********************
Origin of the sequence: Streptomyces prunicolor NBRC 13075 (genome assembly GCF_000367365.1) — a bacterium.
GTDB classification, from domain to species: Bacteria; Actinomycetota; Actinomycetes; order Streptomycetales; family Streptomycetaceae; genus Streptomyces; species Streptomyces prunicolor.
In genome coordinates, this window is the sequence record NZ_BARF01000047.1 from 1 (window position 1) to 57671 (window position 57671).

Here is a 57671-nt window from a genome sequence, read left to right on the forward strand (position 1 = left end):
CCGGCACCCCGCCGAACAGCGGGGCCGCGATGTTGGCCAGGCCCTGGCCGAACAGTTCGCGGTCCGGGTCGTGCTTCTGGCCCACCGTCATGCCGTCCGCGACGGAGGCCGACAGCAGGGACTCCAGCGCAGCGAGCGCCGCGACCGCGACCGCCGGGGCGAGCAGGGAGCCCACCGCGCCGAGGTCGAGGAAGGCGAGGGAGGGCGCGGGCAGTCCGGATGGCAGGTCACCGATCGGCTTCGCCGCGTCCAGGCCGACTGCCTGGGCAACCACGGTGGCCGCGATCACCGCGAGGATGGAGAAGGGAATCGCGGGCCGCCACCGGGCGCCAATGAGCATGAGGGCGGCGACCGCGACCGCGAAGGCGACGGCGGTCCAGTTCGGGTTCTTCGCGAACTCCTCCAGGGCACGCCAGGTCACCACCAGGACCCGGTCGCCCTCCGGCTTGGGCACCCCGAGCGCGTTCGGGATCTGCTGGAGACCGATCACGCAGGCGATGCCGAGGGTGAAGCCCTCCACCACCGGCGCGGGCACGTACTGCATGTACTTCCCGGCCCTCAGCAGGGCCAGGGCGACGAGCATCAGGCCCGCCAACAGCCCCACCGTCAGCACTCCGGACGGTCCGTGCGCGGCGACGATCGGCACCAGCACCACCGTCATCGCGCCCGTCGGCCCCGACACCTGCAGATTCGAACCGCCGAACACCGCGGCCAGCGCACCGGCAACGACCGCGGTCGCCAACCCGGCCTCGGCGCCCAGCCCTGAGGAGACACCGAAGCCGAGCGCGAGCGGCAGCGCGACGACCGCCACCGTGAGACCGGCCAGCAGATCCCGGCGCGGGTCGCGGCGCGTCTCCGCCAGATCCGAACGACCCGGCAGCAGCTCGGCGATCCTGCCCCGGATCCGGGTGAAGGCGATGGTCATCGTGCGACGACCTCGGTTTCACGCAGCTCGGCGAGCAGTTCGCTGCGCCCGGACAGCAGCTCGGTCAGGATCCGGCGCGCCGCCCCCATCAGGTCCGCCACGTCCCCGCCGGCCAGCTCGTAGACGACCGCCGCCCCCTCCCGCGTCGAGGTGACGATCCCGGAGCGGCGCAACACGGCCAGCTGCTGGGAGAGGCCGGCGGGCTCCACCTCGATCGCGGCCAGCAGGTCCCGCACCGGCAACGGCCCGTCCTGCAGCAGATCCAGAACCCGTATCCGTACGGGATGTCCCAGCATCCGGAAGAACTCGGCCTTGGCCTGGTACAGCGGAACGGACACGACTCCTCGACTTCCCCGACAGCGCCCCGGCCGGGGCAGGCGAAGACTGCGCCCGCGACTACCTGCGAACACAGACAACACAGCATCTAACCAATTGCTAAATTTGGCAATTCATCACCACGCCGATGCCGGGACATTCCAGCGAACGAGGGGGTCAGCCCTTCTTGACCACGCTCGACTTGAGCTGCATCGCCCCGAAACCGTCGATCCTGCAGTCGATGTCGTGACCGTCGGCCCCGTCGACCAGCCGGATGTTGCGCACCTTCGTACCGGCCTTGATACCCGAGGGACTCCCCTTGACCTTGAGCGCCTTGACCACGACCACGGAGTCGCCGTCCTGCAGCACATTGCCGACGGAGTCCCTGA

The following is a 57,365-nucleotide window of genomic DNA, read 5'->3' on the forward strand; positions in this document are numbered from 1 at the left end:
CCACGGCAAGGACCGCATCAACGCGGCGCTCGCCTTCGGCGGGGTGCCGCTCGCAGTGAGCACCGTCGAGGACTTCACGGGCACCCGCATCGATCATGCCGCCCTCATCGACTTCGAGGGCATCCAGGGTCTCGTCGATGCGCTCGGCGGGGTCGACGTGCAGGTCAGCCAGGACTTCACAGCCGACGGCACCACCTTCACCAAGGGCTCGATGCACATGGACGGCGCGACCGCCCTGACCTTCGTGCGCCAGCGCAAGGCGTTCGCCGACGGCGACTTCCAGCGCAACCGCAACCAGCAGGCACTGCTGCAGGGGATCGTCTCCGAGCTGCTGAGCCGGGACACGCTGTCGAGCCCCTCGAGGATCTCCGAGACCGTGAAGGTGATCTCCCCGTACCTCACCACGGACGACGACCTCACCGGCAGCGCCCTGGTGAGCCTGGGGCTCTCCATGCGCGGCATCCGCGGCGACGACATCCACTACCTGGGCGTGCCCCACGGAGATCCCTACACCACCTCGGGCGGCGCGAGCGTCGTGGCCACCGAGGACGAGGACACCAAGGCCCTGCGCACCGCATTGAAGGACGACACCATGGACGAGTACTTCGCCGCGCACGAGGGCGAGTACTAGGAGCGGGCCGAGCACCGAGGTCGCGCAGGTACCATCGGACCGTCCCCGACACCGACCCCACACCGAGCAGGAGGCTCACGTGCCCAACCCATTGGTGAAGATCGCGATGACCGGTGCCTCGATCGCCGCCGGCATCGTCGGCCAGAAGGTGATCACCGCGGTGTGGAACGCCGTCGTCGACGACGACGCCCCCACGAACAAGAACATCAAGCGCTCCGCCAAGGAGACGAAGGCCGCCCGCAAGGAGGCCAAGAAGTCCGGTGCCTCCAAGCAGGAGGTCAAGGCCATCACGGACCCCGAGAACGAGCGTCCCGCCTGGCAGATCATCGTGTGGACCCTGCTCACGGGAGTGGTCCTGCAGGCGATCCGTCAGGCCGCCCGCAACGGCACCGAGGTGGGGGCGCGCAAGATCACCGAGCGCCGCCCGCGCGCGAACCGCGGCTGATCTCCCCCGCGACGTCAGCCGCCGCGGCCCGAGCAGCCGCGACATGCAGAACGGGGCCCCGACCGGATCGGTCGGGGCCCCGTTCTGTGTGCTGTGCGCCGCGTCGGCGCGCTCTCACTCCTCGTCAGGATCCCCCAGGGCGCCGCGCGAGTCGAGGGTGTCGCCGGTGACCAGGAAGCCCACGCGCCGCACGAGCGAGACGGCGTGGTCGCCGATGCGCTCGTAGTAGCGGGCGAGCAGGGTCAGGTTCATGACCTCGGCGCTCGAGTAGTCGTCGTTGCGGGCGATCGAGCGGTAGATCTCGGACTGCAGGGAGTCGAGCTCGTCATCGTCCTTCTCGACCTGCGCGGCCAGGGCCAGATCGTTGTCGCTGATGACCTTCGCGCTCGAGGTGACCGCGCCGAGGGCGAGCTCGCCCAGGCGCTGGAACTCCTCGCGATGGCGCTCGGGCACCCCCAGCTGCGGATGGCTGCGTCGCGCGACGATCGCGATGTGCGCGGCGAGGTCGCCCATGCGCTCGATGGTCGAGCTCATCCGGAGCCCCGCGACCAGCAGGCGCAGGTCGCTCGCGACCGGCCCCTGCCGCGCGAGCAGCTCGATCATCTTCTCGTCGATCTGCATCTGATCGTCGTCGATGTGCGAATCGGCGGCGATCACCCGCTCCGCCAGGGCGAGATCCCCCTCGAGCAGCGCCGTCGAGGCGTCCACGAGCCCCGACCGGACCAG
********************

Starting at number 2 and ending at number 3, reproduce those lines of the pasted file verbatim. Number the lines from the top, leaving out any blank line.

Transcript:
GTDB classification, from domain to species: Bacteria; Actinomycetota; Actinomycetes; order Streptomycetales; family Streptomycetaceae; genus Streptomyces; species Streptomyces prunicolor.
In genome coordinates, this window is the sequence record NZ_BARF01000047.1 from 1 (window position 1) to 57671 (window position 57671).